As a senior in high school, my daughter is in the midst of her London Season—the 21st Century version. Two hundred years ago, the greatest aspiration of a young lady of her age was to enjoy a successful social Season in London during which she would attend balls, parties and other events with the single goal of making a match with the best possible husband. Her whole life led up to this one definitive season. She was taught the right skills including music, drawing, French and dance so that she would be considered “accomplished.” She was taught deportment and trained in polite conversation so she would appear “well-bred.” For years, everything a young lady learned from her mother, governess and other instructors was directed toward the singular goal of making her look as appealing as possible to a future husband.
Today in 2016, we’ve thankfully rejected the idea that a young woman’s best hope for the future is to catch a rich husband with social standing. But before we congratulate ourselves too much on our superiority over the mamas of the past, we need to consider that we haven’t changed as much as we think.
My daughter did not take French lessons to make her self look accomplished to a future husband. She took French classes to make herself look accomplished to a future college. She took cello lessons for the same reason. And calculus, statistics, physics, chemistry and a host of other classes in subjects in which she had no interest – it was all to make her look good to a future college. For at least the last ten years of her life, much of what I as a mother and her teachers and counselors at school have encouraged her to do was not because we thought she might like the activity or even use the skills she acquired. It was because the accomplishment would look good on a college application.
In 1816, a young woman tried to make herself attractive to a husband with money and status. In 2016, we direct young women to make a match with a college with the perfect blend of reputation and scholarship money. Not so very different.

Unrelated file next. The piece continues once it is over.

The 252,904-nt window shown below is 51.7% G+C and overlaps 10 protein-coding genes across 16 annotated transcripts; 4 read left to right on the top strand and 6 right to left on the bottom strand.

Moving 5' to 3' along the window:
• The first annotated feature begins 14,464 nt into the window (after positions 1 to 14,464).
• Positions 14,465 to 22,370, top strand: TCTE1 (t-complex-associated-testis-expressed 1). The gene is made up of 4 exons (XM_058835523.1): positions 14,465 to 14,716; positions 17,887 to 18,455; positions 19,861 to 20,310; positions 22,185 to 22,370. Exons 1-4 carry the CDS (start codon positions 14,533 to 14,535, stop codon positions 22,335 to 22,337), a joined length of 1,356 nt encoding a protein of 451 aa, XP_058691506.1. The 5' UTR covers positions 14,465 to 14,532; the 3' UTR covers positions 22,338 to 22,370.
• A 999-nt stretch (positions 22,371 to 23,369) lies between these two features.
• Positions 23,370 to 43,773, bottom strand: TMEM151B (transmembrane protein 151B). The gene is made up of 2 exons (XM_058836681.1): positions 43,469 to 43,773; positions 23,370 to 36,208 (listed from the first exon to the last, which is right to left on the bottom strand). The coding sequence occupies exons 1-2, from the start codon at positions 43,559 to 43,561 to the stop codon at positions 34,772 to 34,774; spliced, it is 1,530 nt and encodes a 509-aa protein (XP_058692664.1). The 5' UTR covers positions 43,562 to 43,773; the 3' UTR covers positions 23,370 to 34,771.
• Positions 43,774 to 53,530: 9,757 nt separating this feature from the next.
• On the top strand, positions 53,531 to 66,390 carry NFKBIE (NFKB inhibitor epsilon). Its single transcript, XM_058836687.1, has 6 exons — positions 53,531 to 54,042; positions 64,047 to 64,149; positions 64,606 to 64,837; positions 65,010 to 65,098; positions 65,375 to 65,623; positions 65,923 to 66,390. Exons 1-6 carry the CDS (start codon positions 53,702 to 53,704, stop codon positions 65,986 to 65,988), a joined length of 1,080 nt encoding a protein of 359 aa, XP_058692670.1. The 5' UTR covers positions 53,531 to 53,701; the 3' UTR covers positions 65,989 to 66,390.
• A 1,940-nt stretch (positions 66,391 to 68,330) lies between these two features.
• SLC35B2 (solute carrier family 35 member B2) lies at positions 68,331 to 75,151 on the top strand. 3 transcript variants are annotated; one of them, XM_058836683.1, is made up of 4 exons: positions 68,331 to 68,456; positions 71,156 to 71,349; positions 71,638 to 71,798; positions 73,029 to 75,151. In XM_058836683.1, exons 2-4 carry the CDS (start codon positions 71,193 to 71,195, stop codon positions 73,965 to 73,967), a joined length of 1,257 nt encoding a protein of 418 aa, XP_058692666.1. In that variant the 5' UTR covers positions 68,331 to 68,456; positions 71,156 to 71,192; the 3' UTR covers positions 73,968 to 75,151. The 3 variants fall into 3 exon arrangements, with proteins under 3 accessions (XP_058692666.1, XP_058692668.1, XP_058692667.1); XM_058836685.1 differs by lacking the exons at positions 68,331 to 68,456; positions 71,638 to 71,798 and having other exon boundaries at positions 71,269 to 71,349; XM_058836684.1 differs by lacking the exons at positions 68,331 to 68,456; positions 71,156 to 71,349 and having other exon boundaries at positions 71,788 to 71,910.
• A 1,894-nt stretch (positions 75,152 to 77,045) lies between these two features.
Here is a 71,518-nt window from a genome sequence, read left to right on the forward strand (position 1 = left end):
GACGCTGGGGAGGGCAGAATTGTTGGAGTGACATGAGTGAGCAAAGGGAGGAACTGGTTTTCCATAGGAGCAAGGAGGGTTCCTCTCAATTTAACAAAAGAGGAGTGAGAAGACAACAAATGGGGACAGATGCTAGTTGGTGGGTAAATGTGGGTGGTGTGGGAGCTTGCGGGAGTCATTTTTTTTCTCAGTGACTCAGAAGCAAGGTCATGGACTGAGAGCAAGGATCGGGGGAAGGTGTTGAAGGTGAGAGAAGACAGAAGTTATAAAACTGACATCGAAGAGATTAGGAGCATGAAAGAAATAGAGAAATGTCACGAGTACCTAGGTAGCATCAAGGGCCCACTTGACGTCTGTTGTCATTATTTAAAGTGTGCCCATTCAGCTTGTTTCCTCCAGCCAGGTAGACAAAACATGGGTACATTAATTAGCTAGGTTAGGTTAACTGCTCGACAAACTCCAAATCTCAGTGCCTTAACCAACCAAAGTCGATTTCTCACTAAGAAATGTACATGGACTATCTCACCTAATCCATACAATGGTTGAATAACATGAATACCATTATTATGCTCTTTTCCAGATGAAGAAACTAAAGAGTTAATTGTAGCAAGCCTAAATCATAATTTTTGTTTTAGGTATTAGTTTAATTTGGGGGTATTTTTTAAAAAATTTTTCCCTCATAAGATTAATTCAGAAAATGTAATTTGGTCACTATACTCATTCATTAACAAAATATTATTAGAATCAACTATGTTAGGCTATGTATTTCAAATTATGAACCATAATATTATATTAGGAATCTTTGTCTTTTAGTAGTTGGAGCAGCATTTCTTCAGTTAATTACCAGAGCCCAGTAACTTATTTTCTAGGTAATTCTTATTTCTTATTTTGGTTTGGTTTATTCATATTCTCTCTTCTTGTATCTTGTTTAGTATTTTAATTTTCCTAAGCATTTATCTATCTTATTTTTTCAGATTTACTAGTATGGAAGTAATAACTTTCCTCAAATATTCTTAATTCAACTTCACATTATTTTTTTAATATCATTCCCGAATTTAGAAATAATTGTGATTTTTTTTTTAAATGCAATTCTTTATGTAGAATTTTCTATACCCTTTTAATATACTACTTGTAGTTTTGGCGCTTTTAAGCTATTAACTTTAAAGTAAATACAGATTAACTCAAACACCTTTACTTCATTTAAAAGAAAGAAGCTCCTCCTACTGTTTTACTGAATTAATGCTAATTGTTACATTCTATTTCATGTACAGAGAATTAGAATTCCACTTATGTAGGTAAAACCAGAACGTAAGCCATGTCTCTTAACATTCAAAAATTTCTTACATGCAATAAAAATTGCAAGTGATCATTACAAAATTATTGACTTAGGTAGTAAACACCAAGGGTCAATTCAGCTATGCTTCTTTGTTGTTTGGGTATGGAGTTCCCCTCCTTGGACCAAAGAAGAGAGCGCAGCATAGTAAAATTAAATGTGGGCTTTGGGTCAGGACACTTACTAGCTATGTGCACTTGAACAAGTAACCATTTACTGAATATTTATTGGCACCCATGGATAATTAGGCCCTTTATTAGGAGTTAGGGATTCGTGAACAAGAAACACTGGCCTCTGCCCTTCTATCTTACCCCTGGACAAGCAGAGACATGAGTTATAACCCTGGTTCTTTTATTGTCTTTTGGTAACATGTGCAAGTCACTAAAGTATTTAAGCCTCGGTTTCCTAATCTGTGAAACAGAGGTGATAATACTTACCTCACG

And now for my daughter Meg, the years of preparation have led to this one season – the season of applications and honors college essays and scholarship interviews. Potential suitors have been sending cards for years. She has been formally introduced to several of the institutions that her parents found suitable, but they did not always agree with her. One was deemed too formal in attire; another was overzealous in its profession of religion. A couple of institutions who impressed in our first meeting have proven to be somewhat inept as correspondents. (One college has repeatedly sent her postcards urging her to apply soon so that she would be eligible for a particular scholarship. Somehow it has slipped their notice that she not only already applied to their school, but also been accepted for admission and offered that same scholarship. This is not impressive.)
Fortunately the one thing that her London Season has that was not available to the young ladies of the past is a deadline. May 1 is recognized by all these potential suitors as the date by which she must inform them of her choice, so she need not fear that her preferred college will retract the offer to her in favor of another young lady if she does not give an answer right away.
Now finally during this season, she should learn as much as possible about these future college mates. Unfortunately for her, she has little time to do so, for she must still finish those unwanted classes in statistics and economics because even after she makes her commitment, the school can reject her if she fails to be as accomplished as she professed to be.
Instead, she will need to examine her own feelings. What does she want? Which school seems to have the best chance of making her future life happy? And this is where, as an ambitious mama, I finally need to step back, stop pushing her to do things to make herself look good, and actually let her make a decision for herself.
Let’s hope I’m up to the task.